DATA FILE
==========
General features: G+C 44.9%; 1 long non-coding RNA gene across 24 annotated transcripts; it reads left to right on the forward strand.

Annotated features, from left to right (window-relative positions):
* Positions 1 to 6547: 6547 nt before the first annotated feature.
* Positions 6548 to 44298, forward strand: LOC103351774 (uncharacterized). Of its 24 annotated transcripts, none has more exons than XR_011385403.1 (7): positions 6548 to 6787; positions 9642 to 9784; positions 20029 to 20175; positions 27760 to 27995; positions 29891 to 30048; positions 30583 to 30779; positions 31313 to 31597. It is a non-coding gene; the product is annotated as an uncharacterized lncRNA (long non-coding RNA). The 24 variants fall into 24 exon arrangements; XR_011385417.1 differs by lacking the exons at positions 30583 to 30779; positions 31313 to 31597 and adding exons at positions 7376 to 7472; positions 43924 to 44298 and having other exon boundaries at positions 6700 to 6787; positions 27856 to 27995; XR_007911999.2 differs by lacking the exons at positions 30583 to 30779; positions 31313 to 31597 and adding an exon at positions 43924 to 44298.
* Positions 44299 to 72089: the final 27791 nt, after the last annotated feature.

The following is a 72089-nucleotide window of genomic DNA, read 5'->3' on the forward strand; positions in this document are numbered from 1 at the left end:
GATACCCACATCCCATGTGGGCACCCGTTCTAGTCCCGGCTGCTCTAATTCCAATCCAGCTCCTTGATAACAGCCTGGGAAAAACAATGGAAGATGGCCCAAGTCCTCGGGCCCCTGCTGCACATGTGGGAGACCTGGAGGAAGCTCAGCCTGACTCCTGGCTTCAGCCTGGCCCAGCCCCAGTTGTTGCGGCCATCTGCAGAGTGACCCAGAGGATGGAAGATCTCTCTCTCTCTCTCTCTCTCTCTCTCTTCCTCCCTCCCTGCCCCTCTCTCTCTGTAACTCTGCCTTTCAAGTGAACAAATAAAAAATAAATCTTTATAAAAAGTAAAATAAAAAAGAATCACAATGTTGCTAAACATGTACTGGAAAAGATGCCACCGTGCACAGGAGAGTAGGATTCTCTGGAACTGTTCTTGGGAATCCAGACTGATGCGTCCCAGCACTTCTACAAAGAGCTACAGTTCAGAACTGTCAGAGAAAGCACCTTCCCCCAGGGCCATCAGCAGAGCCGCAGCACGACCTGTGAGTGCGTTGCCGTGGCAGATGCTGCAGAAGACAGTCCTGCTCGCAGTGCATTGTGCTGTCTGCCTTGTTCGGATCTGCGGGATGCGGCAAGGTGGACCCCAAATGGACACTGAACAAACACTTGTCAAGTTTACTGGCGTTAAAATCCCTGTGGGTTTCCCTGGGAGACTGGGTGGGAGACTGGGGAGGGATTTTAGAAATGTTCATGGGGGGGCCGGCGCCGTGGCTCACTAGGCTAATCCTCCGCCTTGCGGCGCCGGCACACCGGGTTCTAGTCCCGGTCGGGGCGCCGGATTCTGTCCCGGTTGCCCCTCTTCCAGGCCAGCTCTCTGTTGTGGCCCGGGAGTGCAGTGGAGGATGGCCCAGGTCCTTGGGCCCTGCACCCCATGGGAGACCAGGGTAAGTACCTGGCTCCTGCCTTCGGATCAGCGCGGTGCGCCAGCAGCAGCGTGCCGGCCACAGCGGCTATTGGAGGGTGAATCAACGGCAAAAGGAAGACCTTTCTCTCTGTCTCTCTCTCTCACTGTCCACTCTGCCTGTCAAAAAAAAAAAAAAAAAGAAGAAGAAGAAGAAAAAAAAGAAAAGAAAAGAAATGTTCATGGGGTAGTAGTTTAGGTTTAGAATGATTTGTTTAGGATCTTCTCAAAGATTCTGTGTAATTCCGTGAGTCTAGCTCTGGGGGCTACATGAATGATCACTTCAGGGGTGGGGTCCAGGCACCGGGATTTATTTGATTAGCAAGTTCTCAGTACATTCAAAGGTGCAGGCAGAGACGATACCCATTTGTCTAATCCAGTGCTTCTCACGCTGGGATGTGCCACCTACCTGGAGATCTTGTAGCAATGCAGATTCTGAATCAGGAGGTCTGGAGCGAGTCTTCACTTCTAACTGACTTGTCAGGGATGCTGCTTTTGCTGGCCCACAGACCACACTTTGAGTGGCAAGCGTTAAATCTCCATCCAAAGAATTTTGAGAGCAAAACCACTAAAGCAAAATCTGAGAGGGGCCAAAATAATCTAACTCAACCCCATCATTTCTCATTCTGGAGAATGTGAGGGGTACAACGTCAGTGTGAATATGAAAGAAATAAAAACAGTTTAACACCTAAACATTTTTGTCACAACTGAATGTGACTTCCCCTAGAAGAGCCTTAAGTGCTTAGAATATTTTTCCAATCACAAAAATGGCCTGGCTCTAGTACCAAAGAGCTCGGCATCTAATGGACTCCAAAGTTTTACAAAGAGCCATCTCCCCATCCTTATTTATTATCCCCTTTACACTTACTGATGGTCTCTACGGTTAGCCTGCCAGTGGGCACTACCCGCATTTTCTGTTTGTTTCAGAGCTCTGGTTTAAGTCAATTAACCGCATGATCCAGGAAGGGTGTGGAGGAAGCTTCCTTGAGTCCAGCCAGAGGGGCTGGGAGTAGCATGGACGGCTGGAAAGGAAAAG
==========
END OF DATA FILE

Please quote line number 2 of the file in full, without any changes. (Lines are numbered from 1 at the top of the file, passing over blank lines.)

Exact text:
Annotated features, from left to right (window-relative positions):